US, China agree to cooperate on deficit in first trade talks under Trump

The United States and China have agreed to cooperate on reducing the trade deficit in the first round of economic talks under the Trump administration, Washington said at the conclusion of the meeting Wednesday which produced no major breakthroughs.

Commerce Secretary Wilbur Ross and Treasury Secretary Steven Mnuchin had opened the talks between the world’s top two economies with tough demands for a more “fair, equitable and reciprocal” relationship, with more access for American-made goods and services.

The US side blamed the unbalanced relationship — marked by a trade deficit with China of $309 billion last year — on Beijing’s policies that impede access to their market. China says Washington’s own rules restricting US high-tech exports are partially to blame.

But Ross and Mnuchin took a more measured tone in a statement following the conclusion of the talks with the Chinese delegation, led by Vice Premier Wang Yang.

“China acknowledged our shared objective to reduce the trade deficit which both sides will work cooperatively to achieve,” the two officials said in a joint statement.

“The principles of balance, fairness, and reciprocity on matters of trade will continue to guide the American position so we can give American workers and businesses an opportunity to compete on a level playing field.”

In his remarks at the one-day meeting’s opening ceremony, Ross had insisted change was necessary given the more than 200 percent surge in Chinese exports to the United States in the last 15 years.

“If this were just the natural product of free market forces, we could understand it, but it’s not,” Ross said.

“So it is time to rebalance our trade and investment relationship in a more fair, equitable and reciprocal manner.”

The tough talk seemed like a return to Trump’s message during his campaign, when he attacked Beijing for unfair trade practices. However, a meeting with Chinese President Xi Jinping at his Florida resort in April had prompted a change of rhetoric and the launch of a 100-day economic cooperation plan.

That led to specific but narrow achievements, including opening the Chinese market to US beef exports, and pledges to remove barriers to US credit card transactions, credit ratings, and other financial services, including bond underwriting.

– ‘Fundamental asymmetry’ –

The discussion mechanism is a continuation of regular talks undertaken by the previous two administrations, which the Trump administration has rebranded as the US-China Comprehensive Economic Dialogue (CED).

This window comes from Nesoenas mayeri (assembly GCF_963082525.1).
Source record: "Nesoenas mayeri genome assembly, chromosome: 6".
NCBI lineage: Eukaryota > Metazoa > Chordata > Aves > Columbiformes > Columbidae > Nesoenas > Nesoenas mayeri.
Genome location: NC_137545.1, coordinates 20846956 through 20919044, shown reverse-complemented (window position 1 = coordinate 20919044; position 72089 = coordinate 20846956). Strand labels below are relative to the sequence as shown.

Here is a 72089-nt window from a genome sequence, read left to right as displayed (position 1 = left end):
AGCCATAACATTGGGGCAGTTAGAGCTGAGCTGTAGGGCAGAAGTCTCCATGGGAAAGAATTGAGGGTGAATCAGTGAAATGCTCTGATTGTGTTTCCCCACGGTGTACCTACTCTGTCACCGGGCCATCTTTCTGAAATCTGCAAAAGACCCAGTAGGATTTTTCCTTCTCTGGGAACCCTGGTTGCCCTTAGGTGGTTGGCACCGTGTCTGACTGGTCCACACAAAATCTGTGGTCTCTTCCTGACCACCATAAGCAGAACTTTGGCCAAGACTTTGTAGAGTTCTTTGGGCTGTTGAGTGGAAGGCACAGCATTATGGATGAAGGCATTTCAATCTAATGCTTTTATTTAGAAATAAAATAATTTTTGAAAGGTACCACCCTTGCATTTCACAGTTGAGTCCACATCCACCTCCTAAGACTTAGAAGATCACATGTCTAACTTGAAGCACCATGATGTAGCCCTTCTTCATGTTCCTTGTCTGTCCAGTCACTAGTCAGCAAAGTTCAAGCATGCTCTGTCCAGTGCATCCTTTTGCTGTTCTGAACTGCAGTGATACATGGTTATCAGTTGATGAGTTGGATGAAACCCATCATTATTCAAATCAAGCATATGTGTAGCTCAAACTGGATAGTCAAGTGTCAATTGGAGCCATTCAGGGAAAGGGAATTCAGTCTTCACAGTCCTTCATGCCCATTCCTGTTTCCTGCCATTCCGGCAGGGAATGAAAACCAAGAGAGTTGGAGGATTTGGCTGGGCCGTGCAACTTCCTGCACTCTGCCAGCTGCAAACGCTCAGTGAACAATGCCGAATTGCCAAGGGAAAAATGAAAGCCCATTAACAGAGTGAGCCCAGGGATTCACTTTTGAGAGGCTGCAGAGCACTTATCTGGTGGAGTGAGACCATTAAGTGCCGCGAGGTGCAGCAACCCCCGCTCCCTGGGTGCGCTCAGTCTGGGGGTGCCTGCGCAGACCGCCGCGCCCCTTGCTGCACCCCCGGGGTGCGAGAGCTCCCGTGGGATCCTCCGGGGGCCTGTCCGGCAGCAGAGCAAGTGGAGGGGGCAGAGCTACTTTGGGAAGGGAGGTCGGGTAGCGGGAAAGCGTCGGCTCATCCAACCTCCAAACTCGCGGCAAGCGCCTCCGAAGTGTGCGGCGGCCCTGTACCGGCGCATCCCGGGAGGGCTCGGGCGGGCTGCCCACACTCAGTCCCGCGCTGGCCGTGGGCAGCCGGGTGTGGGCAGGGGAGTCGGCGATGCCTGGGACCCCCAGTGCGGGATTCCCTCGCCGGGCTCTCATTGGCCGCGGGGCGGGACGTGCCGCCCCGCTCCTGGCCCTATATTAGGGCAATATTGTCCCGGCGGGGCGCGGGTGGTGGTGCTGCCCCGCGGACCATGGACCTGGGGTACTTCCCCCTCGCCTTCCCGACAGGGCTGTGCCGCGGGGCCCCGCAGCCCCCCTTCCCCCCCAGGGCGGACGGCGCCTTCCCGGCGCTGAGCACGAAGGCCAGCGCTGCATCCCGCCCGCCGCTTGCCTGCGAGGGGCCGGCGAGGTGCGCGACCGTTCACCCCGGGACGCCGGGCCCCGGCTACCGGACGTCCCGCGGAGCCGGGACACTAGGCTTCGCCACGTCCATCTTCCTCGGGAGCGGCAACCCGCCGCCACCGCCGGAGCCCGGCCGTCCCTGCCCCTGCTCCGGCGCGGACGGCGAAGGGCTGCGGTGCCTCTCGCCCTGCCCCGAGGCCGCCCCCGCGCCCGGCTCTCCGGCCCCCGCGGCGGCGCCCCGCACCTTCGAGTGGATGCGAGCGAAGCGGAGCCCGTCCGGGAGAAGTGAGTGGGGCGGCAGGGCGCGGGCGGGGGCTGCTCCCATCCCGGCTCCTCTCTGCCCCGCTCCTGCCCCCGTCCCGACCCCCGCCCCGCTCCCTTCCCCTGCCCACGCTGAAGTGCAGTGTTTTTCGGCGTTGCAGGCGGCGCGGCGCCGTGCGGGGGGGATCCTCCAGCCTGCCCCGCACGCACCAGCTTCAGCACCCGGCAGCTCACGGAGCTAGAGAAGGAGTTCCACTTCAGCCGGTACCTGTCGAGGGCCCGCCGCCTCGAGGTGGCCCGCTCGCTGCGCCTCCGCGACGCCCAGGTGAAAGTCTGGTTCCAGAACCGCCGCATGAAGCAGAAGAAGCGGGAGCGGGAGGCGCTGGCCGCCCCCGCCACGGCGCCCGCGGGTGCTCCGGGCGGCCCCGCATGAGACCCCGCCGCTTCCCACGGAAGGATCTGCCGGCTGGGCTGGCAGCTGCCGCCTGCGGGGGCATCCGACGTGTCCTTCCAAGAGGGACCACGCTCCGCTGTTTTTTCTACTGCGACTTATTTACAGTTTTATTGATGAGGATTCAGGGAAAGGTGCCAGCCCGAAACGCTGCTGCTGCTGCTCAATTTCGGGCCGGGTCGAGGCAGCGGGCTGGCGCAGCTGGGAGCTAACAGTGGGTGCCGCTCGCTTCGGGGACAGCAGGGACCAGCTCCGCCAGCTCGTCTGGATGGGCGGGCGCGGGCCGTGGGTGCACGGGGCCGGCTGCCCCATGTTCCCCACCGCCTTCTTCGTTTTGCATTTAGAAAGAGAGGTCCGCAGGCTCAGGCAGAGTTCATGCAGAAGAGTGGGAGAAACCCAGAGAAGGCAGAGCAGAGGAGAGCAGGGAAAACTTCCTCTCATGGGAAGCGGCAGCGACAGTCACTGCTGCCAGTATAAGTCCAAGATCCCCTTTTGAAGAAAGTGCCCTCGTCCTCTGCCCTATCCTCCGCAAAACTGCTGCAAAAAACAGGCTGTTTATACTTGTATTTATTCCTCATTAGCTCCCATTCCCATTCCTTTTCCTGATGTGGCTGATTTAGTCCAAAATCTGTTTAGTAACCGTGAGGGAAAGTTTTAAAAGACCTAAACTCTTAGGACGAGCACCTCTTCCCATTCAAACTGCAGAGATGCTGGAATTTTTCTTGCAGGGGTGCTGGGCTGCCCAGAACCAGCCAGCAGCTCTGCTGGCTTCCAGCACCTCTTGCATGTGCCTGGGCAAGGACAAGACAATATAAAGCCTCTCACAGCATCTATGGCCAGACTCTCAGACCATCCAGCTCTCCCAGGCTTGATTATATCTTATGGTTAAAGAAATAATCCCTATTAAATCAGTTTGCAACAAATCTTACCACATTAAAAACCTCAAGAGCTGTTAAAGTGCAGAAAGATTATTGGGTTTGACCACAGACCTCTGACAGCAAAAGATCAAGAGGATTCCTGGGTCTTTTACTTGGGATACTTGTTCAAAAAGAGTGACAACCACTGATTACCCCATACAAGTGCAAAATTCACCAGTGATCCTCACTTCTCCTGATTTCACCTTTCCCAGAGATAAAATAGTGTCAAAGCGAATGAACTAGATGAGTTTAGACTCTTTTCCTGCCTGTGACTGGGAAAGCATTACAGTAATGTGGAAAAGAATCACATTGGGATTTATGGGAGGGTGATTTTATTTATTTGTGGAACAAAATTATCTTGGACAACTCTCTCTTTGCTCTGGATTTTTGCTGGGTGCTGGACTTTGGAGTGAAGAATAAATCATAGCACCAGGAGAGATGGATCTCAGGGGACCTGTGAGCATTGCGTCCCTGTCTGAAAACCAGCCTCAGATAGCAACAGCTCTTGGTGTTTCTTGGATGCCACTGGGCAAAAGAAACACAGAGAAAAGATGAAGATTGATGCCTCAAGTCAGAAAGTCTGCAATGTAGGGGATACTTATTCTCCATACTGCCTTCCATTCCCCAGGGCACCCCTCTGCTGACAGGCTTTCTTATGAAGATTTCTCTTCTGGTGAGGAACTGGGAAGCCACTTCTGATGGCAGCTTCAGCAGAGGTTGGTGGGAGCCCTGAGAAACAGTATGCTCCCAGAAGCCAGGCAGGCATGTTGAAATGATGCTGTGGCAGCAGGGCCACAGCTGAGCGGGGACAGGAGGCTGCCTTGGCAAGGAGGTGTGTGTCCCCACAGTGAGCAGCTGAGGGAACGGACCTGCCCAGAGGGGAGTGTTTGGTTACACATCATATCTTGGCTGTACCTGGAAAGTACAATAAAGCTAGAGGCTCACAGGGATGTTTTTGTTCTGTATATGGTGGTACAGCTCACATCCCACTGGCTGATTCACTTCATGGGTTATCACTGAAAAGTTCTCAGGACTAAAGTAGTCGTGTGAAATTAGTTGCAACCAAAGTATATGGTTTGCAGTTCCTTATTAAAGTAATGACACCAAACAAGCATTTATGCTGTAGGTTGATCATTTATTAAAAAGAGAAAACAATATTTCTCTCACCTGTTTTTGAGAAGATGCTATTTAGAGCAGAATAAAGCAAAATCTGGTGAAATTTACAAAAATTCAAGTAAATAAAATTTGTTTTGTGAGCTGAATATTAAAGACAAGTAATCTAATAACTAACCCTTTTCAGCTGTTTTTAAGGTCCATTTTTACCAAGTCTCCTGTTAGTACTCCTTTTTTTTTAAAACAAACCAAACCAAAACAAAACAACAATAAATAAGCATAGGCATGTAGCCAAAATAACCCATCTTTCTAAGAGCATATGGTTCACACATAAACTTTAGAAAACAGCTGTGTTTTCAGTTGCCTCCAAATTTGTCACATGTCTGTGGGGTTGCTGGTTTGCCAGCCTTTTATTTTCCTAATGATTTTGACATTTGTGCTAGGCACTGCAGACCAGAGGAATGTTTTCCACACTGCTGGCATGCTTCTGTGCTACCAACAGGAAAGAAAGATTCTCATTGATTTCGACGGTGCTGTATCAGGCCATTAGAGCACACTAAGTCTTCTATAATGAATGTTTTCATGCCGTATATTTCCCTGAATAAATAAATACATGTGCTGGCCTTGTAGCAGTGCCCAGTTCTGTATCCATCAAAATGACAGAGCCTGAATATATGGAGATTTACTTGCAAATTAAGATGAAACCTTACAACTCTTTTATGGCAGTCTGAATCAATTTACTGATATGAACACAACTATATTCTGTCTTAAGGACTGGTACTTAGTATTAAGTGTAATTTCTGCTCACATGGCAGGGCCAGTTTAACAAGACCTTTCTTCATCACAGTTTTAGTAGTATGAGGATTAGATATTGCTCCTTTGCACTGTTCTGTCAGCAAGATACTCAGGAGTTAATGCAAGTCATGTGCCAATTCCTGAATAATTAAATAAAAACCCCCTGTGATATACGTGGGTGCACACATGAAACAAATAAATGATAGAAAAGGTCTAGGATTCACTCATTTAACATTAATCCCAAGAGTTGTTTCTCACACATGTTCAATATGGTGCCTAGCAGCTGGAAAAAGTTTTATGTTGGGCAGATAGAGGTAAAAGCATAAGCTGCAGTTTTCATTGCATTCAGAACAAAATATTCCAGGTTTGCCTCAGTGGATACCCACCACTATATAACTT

Ross said China accounts for half of the US goods trade deficit and Mnuchin said Beijing must address “the imbalances caused by the Chinese intervention in its economy.”

Mnuchin said the talks with Wang would focus on concrete steps to provide greater access and a “level playing field” for US companies in the world’s second largest market.

Improving US-China trade in turn “will create prosperity for our two countries and the world,” he said.

But China experts were skeptical the talks would make headway in the near term, and cautioned the US goals may be over-ambitious.

– Dialogue over confrontation –

David Dollar, a former US Treasury emissary to China, said, “It takes two sides to make an imbalance.”

Although China “has various distortions that keep consumption low, and savings high,” to reduce the trade deficit the United States will have to “save more through reduced fiscal deficit” and stronger incentives for private savings.

Wang seemed to hint at the US to not press too hard, noting the importance of the two countries “having dialogue, not confrontation.”

“We don’t need to defeat each other in handling differences,” he cautioned, stressing that “confrontation will immediately damage the interests of both” countries.

However, in a speech to a business group the day before the talks, Wang said US policies were partly to blame for the high trade deficit.

He said “there is huge market potential to tap for US exports of advanced technologies, key equipment and critical parts to China. Unfortunately, American businesses have not had their fair share of the ‘cake’ due to outdated US regulations on export control.”

US rules restrict export of certain high-tech goods to China and other countries when there is a potential for military uses.